Hmm, I think that the function is marked as noexcept, so the the funclet shouldn't be invoked and should get DCE'd, but that seems unrelated to ARC.
Dec 9 2020
There is nothing particularly special about that. The reason for the funclet handling there is that in the case of an outlined block for exception handling (i.e. a funclet), we need to ensure that the assembly marker received the funclet token as failure to do so would mark the assembly as unreachable and would thus thwart the auto-release claim. For the normal codepath, the behaviour should be identical.
Does this make sense to have as part of a single commit with D92912 to have a change to populate the LTO configuration options?
I wonder if there is a good way to enumerate the desired set of options (e.g. -O is currently missing), but I don't think that there have been too many attempts to flesh out the argument handling, so we can hold off on that until we find that we have had to do this a few times.
Dec 8 2020
I think that once the LLVM backend target is merged, it would be reasonable to commit this change. The target being experimental is fine, but it should be available. (Marking as requesting changes until the backend is merged).
Dec 7 2020
Maybe I am missing something, but it doesn't seem to be supported in llvm yet:
Dec 3 2020
Seems fine to me. Does the output match what ld64 does?
Dec 2 2020
Following the ACLE is definitely preferable. One thing to verify is if gcc does support this correctly as well. IIRC, it does support __ARM_FP properly and this should be safe, but please do verify that.
Nice! Thanks @thakis, this is a rather useful debugging aid (for users of the linker).
That really is unfortunate. LLVM generally does a pretty good job of sticking to standard C++. The symbols you claim are missing aren't C++ symbols but rather C symbols. I suppose that this doesn't hurt the other targets.
The change itself is fine, though I think that the commit message can be improved. The shuffling of the code should be called out in the summary IMO.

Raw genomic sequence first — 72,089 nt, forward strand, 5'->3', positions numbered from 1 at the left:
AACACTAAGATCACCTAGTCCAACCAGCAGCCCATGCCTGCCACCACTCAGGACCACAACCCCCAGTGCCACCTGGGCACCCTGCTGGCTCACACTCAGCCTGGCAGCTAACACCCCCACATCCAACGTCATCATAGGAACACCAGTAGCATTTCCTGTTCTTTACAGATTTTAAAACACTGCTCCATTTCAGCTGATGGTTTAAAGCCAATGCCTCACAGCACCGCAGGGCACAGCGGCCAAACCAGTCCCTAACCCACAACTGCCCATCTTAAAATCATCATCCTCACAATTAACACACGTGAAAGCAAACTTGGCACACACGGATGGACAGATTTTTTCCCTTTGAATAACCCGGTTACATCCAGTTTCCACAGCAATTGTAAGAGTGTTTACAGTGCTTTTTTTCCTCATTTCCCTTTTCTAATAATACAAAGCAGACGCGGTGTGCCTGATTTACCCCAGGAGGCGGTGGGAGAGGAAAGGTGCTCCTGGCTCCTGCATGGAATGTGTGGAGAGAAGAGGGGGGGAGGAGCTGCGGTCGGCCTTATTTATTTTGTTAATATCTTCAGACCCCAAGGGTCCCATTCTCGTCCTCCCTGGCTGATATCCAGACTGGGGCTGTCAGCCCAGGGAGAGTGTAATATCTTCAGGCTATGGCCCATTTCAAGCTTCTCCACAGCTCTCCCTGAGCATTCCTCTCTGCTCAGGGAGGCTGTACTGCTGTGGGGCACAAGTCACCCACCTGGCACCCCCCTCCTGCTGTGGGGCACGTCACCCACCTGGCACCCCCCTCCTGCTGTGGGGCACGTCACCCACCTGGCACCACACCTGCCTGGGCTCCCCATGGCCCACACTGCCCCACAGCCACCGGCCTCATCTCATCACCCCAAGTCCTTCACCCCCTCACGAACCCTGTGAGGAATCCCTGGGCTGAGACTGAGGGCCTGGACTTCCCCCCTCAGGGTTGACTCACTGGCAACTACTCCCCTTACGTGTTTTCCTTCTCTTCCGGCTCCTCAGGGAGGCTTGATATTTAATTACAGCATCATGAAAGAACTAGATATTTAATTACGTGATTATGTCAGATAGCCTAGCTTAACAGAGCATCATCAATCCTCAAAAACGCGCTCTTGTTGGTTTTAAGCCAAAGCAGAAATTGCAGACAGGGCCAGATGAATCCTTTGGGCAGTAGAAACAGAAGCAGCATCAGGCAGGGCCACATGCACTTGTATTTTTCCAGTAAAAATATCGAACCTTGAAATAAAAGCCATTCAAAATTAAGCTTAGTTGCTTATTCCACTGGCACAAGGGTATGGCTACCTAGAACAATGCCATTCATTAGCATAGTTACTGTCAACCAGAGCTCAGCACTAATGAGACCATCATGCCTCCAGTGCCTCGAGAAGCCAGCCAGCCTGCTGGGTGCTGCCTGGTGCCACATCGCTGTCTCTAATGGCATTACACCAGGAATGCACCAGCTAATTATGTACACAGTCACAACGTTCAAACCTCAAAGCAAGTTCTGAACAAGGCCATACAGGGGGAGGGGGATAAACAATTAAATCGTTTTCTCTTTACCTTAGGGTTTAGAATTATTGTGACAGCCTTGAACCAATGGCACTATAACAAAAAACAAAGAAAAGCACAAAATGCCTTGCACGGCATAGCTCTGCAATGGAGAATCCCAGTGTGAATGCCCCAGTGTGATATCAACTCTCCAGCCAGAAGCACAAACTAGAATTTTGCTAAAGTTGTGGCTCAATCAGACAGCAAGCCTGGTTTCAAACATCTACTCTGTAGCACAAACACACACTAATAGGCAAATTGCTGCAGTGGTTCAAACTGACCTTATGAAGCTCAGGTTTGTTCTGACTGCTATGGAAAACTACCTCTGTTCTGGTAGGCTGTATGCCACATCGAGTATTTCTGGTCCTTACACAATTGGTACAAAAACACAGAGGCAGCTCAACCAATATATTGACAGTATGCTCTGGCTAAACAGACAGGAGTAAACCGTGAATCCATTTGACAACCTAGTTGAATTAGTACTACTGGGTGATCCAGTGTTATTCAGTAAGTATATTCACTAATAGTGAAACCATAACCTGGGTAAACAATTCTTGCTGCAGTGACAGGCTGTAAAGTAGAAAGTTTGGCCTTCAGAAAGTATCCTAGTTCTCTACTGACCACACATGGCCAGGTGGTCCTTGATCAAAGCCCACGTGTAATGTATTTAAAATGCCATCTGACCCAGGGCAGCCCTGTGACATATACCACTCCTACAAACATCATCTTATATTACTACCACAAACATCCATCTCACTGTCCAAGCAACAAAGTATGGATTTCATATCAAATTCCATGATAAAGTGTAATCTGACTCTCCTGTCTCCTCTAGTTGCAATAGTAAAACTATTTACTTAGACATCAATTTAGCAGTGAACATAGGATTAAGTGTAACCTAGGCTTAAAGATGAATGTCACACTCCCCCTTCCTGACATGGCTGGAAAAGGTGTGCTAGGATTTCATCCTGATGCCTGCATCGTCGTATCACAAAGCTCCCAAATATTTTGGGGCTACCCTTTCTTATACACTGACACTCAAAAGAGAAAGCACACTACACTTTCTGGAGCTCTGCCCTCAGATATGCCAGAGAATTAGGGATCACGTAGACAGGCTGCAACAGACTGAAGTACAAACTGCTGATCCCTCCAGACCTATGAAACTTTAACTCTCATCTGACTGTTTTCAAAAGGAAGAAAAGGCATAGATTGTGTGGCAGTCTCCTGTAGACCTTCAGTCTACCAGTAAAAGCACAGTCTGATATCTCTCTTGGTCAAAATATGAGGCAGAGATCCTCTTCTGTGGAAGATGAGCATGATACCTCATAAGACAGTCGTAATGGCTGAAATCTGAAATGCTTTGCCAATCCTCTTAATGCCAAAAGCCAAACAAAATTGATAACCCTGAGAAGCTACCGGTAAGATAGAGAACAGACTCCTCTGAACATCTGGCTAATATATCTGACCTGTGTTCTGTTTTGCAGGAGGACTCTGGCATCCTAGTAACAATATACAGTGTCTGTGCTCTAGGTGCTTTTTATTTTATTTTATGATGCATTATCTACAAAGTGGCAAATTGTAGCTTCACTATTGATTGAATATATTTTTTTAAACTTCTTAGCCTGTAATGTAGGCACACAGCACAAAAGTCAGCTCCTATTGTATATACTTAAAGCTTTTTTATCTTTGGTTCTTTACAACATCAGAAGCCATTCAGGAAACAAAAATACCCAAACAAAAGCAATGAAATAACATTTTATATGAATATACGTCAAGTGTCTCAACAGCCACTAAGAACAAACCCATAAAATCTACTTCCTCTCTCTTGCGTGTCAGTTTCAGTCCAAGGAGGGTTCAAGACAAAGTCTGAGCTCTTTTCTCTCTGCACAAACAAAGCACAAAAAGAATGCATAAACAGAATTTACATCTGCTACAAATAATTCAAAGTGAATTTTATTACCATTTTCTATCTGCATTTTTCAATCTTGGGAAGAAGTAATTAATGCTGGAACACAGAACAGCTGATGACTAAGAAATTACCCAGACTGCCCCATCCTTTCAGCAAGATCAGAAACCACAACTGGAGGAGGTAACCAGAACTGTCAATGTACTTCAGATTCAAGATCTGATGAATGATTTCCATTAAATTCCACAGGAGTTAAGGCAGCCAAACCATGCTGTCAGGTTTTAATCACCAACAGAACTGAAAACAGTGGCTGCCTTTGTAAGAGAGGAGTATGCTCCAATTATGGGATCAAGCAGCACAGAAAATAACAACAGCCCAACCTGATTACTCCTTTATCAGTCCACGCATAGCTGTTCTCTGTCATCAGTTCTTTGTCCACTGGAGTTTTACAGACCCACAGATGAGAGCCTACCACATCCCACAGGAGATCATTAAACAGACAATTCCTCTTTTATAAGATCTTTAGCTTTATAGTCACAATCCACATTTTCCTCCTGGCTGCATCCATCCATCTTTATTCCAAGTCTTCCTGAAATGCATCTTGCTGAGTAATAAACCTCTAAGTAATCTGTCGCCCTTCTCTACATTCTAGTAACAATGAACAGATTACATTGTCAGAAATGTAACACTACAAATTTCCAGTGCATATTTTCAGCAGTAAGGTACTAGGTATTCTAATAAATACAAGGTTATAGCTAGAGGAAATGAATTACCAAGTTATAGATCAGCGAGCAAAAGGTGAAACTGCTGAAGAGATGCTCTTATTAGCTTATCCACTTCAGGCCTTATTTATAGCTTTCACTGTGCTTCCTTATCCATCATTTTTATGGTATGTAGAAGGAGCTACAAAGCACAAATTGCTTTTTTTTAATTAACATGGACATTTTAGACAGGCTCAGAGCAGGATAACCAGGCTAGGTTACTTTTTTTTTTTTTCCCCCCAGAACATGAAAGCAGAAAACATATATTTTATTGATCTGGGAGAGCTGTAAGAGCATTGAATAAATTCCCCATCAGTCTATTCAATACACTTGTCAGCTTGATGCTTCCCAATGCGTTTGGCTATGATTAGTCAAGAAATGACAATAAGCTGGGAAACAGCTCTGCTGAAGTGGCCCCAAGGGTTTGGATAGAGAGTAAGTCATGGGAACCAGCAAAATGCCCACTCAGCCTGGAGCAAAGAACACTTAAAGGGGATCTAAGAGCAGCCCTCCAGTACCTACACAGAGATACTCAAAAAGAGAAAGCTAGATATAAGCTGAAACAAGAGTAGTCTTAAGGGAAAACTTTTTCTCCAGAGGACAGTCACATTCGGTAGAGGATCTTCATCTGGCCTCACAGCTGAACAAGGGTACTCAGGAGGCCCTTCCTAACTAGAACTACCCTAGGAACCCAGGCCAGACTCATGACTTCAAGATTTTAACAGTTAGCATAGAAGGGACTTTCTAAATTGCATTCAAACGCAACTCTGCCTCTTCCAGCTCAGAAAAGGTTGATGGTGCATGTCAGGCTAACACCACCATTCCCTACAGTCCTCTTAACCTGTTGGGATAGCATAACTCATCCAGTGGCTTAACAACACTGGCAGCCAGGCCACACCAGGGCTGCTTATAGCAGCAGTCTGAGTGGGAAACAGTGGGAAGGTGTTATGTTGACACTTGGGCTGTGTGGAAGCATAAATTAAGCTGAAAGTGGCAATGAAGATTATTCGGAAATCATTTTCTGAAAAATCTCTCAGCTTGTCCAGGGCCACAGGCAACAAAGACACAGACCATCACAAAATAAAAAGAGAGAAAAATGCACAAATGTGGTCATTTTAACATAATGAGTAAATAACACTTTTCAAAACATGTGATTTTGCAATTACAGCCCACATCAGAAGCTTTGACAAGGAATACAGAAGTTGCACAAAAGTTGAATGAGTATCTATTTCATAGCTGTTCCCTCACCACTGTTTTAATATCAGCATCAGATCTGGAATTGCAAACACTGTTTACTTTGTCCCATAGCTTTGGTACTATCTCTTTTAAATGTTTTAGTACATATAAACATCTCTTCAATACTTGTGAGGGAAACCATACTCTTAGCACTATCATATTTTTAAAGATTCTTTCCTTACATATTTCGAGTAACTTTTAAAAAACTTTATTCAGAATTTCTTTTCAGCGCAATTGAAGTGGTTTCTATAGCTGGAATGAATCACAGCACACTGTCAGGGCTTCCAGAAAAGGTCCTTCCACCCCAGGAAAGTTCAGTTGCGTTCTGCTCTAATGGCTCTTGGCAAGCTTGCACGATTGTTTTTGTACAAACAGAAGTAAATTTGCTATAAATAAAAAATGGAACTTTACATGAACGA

I still don't really like the environment variable approach to the testing.
Dec 1 2020
Nov 30 2020
Gentle post-holiday reminder :)
Nov 25 2020
Nov 23 2020
clang -target x86_64-unknown-windows-itanium -x c -E - -dM <<< '' | grep _MSC_VER
Would be nice to actually mention that in the commit message and adjust the condition to indicate that (!defined(__MINGW32__) && !defined(__MINGW64__)).
I don't think that we can use llvm-libc, but I suppose that lifting the functionality from there is possible. What does that gain over this though?
I don't have an objection to the change, but would like more details added to the commit message. It is unclear to me why the change is needed as clang does accept this I believe (and a quick test seems to indicate so as well).
Thanks @Bdragon28, this definitely is a nice cleanup (and fix). Please remember to fix the #elseif to a #elif.
Nov 19 2020
I'm not convinced that making this an option is valuable at this time. Right now, I don't think that this functionality is broadly adopted, and, I suppose that if your linker is clever enough to perform optimizations thoroughly enough, it wouldn't matter too much (modulo link time explosion). I would like to see this more accurately explained in the documentation though - CodeGenModule.cpp L423-L424 would be a good site for that. Beyond that, LGTM.
Address review comments
Im not sure if renaming the check prefix is actually helpful, but sure. This does seem like somewhat unfortunate. For the dllexport case, you really want dso_local. define dso_local global and declare dso_local global are preferable in this case as that guarantees a local definition, which is always the case for an exported symbol. You definitely do not want declare extern dso_local global. A few of the changes here are actually changing the IRGen from the desired state, is that intentional?
Nov 16 2020
Ping; I'd let to get this sorted out so I can continue to make progress towards serialization and deserialization.
Nov 11 2020
Nov 10 2020
Nov 9 2020
@martong since you hard expressed interest in the "user-visible" version of the data types for the notes, I opted to get them out first. This set of data types are user-facing rather than the previous one that were mistook for them. Subsequent changes will actually add interfaces to APINotesWriter which will allow you to add new information to the writer to serialize out.
Nov 6 2020
Could you add a bit of a comment explaining why the XOM case is not protected against? libunwind can be used for generating backtraces during regular execution (e.g. profiling) and crashing if the XOM is in use seems unfortunate. We could check the memory mapping and just give up in the XOM case.
Nov 5 2020
@thakis, thanks for the heads up, I've disabled the test on Windows - I should've disabled it on Windows in the first place.
Nov 4 2020
Thanks for the reviews! I'll reformat the rest of the code before merging. Im going to be working on merging this downstream first before merging this upstream, so it will take a couple of days still.